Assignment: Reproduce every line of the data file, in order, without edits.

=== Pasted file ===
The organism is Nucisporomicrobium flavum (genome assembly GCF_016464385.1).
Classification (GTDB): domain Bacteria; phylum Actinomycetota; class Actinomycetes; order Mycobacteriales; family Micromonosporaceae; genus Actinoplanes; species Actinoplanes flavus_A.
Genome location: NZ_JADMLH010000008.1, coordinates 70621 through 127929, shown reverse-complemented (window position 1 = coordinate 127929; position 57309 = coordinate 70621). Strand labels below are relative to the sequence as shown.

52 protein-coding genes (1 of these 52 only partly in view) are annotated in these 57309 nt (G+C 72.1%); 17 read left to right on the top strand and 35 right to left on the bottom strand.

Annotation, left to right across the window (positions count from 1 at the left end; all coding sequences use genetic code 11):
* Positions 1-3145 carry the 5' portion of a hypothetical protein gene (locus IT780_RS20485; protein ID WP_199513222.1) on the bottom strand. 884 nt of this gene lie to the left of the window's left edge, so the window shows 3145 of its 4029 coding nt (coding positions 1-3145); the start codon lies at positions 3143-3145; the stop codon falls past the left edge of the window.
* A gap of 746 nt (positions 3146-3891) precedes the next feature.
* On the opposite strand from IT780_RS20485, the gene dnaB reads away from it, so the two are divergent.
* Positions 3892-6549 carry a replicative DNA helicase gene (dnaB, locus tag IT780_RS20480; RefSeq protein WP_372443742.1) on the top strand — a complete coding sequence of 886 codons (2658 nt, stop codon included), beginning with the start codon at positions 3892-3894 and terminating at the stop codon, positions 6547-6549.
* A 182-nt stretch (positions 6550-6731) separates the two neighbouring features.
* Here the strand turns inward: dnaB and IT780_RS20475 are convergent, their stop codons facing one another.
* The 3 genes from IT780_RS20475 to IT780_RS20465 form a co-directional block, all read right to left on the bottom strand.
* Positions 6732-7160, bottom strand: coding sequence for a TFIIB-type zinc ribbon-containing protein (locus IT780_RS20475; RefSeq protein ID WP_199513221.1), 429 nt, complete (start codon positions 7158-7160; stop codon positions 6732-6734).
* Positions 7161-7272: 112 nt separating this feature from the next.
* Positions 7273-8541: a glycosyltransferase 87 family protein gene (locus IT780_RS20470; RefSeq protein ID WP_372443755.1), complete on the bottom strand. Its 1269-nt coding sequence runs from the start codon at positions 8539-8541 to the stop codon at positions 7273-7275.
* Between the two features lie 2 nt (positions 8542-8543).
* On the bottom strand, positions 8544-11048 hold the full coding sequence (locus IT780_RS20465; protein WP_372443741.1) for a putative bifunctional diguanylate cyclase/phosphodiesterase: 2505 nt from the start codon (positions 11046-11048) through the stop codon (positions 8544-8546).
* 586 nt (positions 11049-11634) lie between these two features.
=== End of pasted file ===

The organism is Nucisporomicrobium flavum (genome assembly GCF_016464385.1).
Classification (GTDB): domain Bacteria; phylum Actinomycetota; class Actinomycetes; order Mycobacteriales; family Micromonosporaceae; genus Actinoplanes; species Actinoplanes flavus_A.
Genome location: NZ_JADMLH010000008.1, coordinates 70621 through 127929, shown reverse-complemented (window position 1 = coordinate 127929; position 57309 = coordinate 70621). Strand labels below are relative to the sequence as shown.

52 protein-coding genes (1 of these 52 only partly in view) are annotated in these 57309 nt (G+C 72.1%); 17 read left to right on the top strand and 35 right to left on the bottom strand.

Annotation, left to right across the window (positions count from 1 at the left end; all coding sequences use genetic code 11):
* Positions 1-3145 carry the 5' portion of a hypothetical protein gene (locus IT780_RS20485; protein ID WP_199513222.1) on the bottom strand. 884 nt of this gene lie to the left of the window's left edge, so the window shows 3145 of its 4029 coding nt (coding positions 1-3145); the start codon lies at positions 3143-3145; the stop codon falls past the left edge of the window.
* A gap of 746 nt (positions 3146-3891) precedes the next feature.
* On the opposite strand from IT780_RS20485, the gene dnaB reads away from it, so the two are divergent.
* Positions 3892-6549 carry a replicative DNA helicase gene (dnaB, locus tag IT780_RS20480; RefSeq protein WP_372443742.1) on the top strand — a complete coding sequence of 886 codons (2658 nt, stop codon included), beginning with the start codon at positions 3892-3894 and terminating at the stop codon, positions 6547-6549.
* A 182-nt stretch (positions 6550-6731) separates the two neighbouring features.
* Here the strand turns inward: dnaB and IT780_RS20475 are convergent, their stop codons facing one another.
* The 3 genes from IT780_RS20475 to IT780_RS20465 form a co-directional block, all read right to left on the bottom strand.
* Positions 6732-7160, bottom strand: coding sequence for a TFIIB-type zinc ribbon-containing protein (locus IT780_RS20475; RefSeq protein ID WP_199513221.1), 429 nt, complete (start codon positions 7158-7160; stop codon positions 6732-6734).
* Positions 7161-7272: 112 nt separating this feature from the next.
* Positions 7273-8541: a glycosyltransferase 87 family protein gene (locus IT780_RS20470; RefSeq protein ID WP_372443755.1), complete on the bottom strand. Its 1269-nt coding sequence runs from the start codon at positions 8539-8541 to the stop codon at positions 7273-7275.
* Between the two features lie 2 nt (positions 8542-8543).
* On the bottom strand, positions 8544-11048 hold the full coding sequence (locus IT780_RS20465; protein WP_372443741.1) for a putative bifunctional diguanylate cyclase/phosphodiesterase: 2505 nt from the start codon (positions 11046-11048) through the stop codon (positions 8544-8546).
* 586 nt (positions 11049-11634) lie between these two features.